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Re: st: Brant's Test for Parallel Lines

From   Richard Williams <>
To, <>
Subject   Re: st: Brant's Test for Parallel Lines
Date   Fri, 14 Oct 2011 17:03:42 -0400

At 04:36 PM 10/14/2011, Stephen Clark wrote:

I have an ordered logit model that uses a large amount of data, 2.5 million
cases. Brant's test for parallel lines is significant (p>chi2 = 0.00) which
suggest that the model I am using is inappropriate. However, I have found
various references that suggest the test is pessimistic with very large
samples - highlighting small differences that are not actually critical. I
cannot get access to Brant original paper so I would welcome some advice as
to whether this is likely to be the case here. Is there a better test
available for large samples?

Probably the same can be said of most statistical tests -- if you have 2.5 million cases, even substantively trivial deviations from the null will be statistically significant.

You might consider using a BIC test instead, which is possible using the -gologit2- program available from SSC. Do something like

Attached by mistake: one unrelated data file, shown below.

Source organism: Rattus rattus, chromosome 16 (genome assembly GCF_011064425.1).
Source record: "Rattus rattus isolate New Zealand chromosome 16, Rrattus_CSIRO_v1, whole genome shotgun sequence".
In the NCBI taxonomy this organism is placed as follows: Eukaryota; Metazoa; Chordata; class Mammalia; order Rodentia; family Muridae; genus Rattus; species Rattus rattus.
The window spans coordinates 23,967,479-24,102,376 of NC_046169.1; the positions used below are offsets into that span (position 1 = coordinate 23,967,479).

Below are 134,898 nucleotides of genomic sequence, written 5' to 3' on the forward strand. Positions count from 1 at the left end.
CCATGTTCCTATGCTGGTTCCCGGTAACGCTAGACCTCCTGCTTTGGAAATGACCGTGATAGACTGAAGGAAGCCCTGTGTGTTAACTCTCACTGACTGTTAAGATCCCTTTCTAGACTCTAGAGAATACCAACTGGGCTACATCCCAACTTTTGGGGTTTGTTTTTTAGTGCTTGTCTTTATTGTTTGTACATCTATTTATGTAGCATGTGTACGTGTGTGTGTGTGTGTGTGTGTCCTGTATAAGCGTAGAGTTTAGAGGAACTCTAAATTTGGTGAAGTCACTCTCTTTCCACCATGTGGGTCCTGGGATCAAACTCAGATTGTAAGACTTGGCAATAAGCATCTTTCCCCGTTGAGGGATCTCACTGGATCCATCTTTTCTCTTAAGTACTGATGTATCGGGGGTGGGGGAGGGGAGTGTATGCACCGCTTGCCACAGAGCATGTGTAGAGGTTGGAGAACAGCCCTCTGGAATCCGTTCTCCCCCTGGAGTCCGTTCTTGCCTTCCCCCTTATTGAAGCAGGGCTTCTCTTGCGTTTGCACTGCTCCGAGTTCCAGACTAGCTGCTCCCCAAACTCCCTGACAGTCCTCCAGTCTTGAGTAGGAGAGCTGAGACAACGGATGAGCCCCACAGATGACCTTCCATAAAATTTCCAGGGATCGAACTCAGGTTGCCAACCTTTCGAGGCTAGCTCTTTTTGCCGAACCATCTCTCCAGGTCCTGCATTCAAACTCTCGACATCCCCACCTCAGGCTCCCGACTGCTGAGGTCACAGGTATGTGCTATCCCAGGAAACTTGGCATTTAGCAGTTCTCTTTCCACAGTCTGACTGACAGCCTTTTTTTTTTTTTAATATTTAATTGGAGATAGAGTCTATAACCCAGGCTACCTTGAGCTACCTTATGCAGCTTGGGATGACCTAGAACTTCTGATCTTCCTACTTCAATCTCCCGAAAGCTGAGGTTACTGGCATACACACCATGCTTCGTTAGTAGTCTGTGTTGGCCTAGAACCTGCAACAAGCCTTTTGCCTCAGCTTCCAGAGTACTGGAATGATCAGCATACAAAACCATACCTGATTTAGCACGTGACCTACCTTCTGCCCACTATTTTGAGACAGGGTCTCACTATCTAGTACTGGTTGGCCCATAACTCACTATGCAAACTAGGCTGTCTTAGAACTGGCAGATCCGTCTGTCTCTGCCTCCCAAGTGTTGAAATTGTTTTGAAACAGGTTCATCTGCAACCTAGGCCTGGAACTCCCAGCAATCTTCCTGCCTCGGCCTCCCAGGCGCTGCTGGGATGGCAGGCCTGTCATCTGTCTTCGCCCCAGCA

use "";, clear
gologit2 health female black rural, pl sto(ologit)
gologit2 health female black rural, npl sto(gologit)
lrtest ologit gologit, stats

The last command yields

Likelihood-ratio test                                 LR chi2(9)  =     56.11
(Assumption: ologit nested in gologit)                Prob > chi2 =    0.0000

       Model |    Obs    ll(null)   ll(model)     df          AIC         BIC
      ologit |  10335    -15764.4   -15614.23      7     31242.46    31293.16
     gologit |  10335    -15764.4   -15586.17     16     31204.35    31320.24
               Note:  N=Obs used in calculating BIC; see [R] BIC note

Based on a brant test (or the very similar chi-square test reported above) you would conclude the assumptions are violated. But based on the BIC test, you would stick with the ordered logit model.

The -gamma- option on gologit2 also lets you see how big the deviations from proportionality are, which you might look at as a way of assessing how substantively important they are.

Richard Williams, Notre Dame Dept of Sociology
OFFICE: (574)631-6668, (574)631-6463
HOME:   (574)289-5227
EMAIL:  Richard.A.Williams.5@ND.Edu

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